TOKYO — Fast Retailing Co. Ltd.’s first-half net profit rose 24 percent to 35.55 billion yen, or $370.4 million at average exchange for the period, showing the company’s continued resilience to a weak retail climate in Japan and abroad.
The strength of its core Uniqlo brand propelled a 13 percent jump in sales to 357.42 billion yen, or $3.72 billion, for the six-month period ended Feb. 28.
“Even in the midst of difficult economic circumstances and sluggish retail performance worldwide, Uniqlo was able to achieve a surge in sales,” Tadashi Yanai, president, chairman and chief executive officer of Fast Retailing, said Thursday during a news conference at Tokyo’s stock exchange.
The company’s first-half operating income rose 28.7 percent to 69.86 billion yen, or $727.94 million.
Encouraged by retail trends so far, Fast Retailing raised its guidance for the full year ending Aug. 31. The company kept its original net profit forecast of 50 billion yen, or $499.71 million. But it now expects operating profit to come in at 101 billion yen, or $1.01 billion, up from an original forecast of 99 billion yen, or $989.43 million. Sales are now seen coming in at 660 billion yen, or $6.6 billion, compared with an earlier estimate of 627 billion yen, or $6.27 billion.
A strong yen contributed to a smaller-than-expected rise in international sales, but continued expansion outside Japan boosted global sales by 17.9 percent to 18.67 billion yen, or $194.54 million. Uniqlo opened its first store in Singapore on Thursday, and this fall plans to open a global flagship in Paris’ L’Opera district.
The devaluation of the British pound and the Korean won prompted Fast Retailing to trim Uniqlo’s full-year international sales forecast by four billion yen, or $41.68 million, to 37 billion yen, or $385.54 million.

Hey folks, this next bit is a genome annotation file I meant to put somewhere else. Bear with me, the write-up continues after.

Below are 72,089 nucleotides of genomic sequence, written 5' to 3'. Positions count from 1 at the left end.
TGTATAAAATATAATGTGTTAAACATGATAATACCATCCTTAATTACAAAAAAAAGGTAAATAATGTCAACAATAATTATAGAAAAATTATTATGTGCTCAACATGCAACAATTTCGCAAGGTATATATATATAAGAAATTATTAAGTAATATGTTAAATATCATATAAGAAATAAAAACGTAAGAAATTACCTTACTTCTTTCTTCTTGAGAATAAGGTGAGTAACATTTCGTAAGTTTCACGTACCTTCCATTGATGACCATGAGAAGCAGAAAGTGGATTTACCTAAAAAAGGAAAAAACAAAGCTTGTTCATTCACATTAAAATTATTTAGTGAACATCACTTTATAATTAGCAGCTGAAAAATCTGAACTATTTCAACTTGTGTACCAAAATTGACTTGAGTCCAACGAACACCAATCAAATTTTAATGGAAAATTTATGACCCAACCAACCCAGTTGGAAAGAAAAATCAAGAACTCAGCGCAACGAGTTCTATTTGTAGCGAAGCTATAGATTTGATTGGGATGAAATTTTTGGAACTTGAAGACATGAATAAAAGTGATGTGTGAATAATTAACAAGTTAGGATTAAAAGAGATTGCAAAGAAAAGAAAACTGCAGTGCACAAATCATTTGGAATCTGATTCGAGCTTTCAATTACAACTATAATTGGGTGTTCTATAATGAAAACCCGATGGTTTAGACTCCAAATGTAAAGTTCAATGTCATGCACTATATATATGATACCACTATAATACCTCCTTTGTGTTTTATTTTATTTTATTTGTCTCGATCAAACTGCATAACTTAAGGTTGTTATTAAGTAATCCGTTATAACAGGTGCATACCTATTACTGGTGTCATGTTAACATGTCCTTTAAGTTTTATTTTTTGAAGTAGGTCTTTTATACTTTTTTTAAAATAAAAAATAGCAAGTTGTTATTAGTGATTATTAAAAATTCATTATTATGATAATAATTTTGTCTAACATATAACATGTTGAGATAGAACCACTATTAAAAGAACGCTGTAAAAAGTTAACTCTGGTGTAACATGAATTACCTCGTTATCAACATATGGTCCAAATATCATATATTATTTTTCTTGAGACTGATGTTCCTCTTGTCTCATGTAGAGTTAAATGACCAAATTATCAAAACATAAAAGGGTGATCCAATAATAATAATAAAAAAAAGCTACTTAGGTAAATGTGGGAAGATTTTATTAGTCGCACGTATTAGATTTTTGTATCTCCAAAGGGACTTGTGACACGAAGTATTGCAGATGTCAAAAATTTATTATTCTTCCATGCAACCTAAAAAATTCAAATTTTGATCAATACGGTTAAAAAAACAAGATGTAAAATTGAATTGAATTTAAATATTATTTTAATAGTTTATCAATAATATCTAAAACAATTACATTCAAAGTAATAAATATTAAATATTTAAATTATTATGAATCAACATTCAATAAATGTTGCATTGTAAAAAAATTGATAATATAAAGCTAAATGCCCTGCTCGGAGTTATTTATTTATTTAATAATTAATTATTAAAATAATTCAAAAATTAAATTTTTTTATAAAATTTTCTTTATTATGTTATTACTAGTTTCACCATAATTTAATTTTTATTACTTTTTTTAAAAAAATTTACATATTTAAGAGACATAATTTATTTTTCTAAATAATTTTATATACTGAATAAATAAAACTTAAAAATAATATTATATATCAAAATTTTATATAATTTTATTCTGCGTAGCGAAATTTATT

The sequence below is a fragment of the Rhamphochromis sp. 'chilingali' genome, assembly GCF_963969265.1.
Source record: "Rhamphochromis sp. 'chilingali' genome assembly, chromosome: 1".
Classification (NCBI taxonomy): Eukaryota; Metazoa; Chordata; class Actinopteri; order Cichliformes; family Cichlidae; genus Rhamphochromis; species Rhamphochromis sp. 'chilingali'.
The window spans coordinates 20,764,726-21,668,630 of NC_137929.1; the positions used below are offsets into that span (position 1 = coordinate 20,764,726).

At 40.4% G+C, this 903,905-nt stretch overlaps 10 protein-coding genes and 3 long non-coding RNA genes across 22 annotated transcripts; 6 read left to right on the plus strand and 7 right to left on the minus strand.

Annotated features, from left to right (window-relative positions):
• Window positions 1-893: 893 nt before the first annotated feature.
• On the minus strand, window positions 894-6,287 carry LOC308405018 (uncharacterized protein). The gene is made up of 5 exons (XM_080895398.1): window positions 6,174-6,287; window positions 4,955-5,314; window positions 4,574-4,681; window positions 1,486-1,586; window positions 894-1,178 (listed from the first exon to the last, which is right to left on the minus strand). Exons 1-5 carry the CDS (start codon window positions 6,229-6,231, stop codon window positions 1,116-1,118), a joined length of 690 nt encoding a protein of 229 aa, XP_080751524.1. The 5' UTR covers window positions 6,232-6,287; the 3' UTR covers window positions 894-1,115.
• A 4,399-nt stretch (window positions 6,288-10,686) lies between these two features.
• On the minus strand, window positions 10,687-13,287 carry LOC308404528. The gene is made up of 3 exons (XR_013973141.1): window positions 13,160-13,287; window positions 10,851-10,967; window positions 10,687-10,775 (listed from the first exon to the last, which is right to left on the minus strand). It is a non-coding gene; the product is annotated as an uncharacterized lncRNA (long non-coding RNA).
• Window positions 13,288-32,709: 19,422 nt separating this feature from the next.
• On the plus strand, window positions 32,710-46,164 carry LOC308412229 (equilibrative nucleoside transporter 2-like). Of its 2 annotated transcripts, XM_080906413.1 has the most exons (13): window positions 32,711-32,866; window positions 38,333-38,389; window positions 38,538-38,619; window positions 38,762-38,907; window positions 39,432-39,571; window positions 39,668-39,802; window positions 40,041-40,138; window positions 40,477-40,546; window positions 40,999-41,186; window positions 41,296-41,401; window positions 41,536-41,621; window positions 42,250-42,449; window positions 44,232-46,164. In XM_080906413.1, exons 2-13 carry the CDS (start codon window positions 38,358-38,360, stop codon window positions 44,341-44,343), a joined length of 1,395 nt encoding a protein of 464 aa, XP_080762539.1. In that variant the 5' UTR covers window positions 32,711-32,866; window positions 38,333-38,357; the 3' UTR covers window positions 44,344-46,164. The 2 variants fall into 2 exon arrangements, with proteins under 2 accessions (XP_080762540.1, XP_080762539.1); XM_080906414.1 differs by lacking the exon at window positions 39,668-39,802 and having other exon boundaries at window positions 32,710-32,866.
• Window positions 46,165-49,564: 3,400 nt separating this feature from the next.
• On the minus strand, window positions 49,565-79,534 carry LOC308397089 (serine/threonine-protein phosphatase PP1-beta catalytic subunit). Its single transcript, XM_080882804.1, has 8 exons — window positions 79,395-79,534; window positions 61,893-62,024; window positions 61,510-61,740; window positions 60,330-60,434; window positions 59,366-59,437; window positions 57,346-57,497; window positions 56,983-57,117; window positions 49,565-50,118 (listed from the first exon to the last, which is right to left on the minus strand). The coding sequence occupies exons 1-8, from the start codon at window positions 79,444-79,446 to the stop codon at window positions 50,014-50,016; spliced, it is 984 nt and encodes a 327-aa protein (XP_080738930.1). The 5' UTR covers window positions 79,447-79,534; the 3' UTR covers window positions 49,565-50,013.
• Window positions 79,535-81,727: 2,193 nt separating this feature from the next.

However, the company said it is expecting better profitability at the international division because of strong results in Hong Kong, China and South Korea. Full-year international operating income is now seen coming in at 1.5 billion yen, or $14.99 million.
As for Uniqlo’s business in Japan, full-year net sales are now expected to increase 12.7 percent to 521 billion yen, or $5.43 billion. That is 19 billion yen, or $197.98 million, higher than January forecasts.
Yanai attributed his company’s success to its emergence as a global brand, and said his goal is to create a worldwide retailing force with name recognition rivaling that of Coca-Cola or Sony.
The brand’s top-selling products include staples like jeans and underwear, but plans are in place to expand this lineup to include more fashion-forward styles, thereby increasing sales of women’s products by two to three times the current figures. Last month, Uniqlo tapped German designer Jil Sander to oversee the brand’s men’s and women’s collections.
Yanai said he aims to create an “affordable luxury” group with shops on the high streets of Tokyo, New York, Paris, Shanghai and other world cities. He cited the importance of the Theory and Princess Tam Tam brands to this initiative.
Yanai also hopes to open more concept shops in top department stores around the world, similar to the men’s shop in London’s Selfridges that opened in February.
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